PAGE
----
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Travel and Health

The articles in our Travel and Health Section have been kindly provided by Bupa International. 

Bupa International is a leader in international health insurance for Expatriates. Their customers have access to more than 7,500 facilities worldwide and they serve 800,000 customers spread across 190 countries. They can offer direct settlement with Bupa recognised facilities in order to take the hassle of reimbursement away from you.

  • Travel Sickness

    Although travel sickness isnt fully understood, research suggests that its caused by movements when travelling, such as tilting and shaking, which can confuse your brain. Normally, your vestibular system, which is located in your inner ear, keeps track of your body, head and eye movements. This helps you to change position and control your balance. However, during travel, the motion your vestibular system senses doesnt match what you see. This conflict between the senses is thought to cause travel sickness. Anyone can get travel sickness and no one knows why some people are more sensitive than others.

    Click here to read full article on how to prevent travel sickness

  • Air travel advice: your health and flying

    As the plane heads down the runway, you feel the thrust of the engines and it picks up speed. The wheels lift off and the plane starts to ascend until you reach a cruising altitude of 40,000 feet. As you sit back in your seat and the captain switches off the ‘fasten your seatbelt’ sign, you may be blissfully unaware of the health risks associated with flying. Over one billion people travel by air each year and flying has been named as one of the safest modes of transport. However, the health effects of flying have given rise to much public concern in recent years. As a doctor, I am often asked whether people are fit to fly and I have also assisted in medical emergencies on board flights. With the number of people travelling by air growing there is more opportunity for health problems. It’s important that you are aware of the risks and take steps to prevent them.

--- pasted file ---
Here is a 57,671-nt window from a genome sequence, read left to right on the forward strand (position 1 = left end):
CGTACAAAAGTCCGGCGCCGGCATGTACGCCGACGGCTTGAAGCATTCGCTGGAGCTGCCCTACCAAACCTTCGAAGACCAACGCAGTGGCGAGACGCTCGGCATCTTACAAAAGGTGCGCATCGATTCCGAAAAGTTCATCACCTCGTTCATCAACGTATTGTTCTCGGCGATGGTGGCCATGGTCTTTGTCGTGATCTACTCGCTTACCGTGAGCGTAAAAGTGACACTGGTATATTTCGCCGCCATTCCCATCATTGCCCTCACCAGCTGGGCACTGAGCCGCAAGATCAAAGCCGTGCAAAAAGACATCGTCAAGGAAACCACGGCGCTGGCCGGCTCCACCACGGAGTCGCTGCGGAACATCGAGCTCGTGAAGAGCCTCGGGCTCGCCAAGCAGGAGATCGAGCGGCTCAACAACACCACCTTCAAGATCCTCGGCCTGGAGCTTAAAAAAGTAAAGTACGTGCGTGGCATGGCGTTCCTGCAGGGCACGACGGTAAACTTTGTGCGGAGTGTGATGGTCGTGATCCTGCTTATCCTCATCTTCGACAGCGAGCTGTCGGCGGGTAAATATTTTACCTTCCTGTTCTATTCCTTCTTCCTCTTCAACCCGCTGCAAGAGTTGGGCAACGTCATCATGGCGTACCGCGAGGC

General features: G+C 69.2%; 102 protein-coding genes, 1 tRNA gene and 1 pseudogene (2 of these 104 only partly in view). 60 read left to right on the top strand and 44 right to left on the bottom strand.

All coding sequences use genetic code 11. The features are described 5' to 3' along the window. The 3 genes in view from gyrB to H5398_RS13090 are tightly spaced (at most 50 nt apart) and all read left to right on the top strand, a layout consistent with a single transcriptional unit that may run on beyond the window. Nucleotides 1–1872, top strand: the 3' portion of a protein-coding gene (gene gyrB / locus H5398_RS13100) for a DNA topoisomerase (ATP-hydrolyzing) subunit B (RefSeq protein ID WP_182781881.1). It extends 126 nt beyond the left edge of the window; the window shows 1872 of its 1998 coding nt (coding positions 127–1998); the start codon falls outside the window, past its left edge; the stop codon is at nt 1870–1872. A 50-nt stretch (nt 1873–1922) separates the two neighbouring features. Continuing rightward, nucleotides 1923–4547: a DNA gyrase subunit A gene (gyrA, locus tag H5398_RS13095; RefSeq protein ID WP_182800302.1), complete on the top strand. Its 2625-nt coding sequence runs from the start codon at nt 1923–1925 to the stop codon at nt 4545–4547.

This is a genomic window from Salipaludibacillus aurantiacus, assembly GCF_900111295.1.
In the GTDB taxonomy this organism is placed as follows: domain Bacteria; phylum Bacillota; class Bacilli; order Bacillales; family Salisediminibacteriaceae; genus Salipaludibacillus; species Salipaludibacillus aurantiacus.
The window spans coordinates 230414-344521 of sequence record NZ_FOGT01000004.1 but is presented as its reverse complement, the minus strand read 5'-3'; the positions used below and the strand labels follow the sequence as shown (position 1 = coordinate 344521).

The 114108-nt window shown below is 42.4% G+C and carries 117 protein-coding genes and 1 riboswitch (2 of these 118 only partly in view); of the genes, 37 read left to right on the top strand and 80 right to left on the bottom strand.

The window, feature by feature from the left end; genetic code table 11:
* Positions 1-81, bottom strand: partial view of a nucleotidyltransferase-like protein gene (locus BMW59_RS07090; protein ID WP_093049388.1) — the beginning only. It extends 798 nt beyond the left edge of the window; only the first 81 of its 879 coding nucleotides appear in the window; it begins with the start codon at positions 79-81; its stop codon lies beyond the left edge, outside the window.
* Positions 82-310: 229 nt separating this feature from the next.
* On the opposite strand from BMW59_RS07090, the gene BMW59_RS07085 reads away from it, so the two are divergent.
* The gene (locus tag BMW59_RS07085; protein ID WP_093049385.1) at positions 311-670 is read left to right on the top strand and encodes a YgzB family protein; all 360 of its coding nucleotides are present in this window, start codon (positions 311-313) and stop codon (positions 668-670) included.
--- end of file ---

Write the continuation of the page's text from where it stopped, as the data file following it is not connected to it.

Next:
Click here to read full article on air travel advice

  • Deep Vein Thrombosis (DVT)

    DVT happens when a blood clot forms in a deep vein. DVT is most common in the deep veins of your lower leg (calf), and can spread up to the veins in your thigh. DVT can also first develop in the deep veins in your thigh and, more rarely, in other deep veins, such as the ones in your arm. Deep veins pass through the centre of your leg and are surrounded by a layer of muscle (see diagram). When blood clots form in the superficial veins, which lie just under your skin, the condition is known as superficial thrombophlebitis. These superficial blood clots are different to DVT and are much less serious.

    Click here to read the full article on DVT

  • Jet Lag

    Long journeys can be exhausting enough, what with early starts, long trips to the airport and endless queues. To make matters worse, when you arrive at your destination after a long flight, your body clock can be out of step with the new timings of daylight and darkness. This article looks at what you can do to combat jet lag and if theres any way to prevent it.

    Click here to read the full article on Jet Lag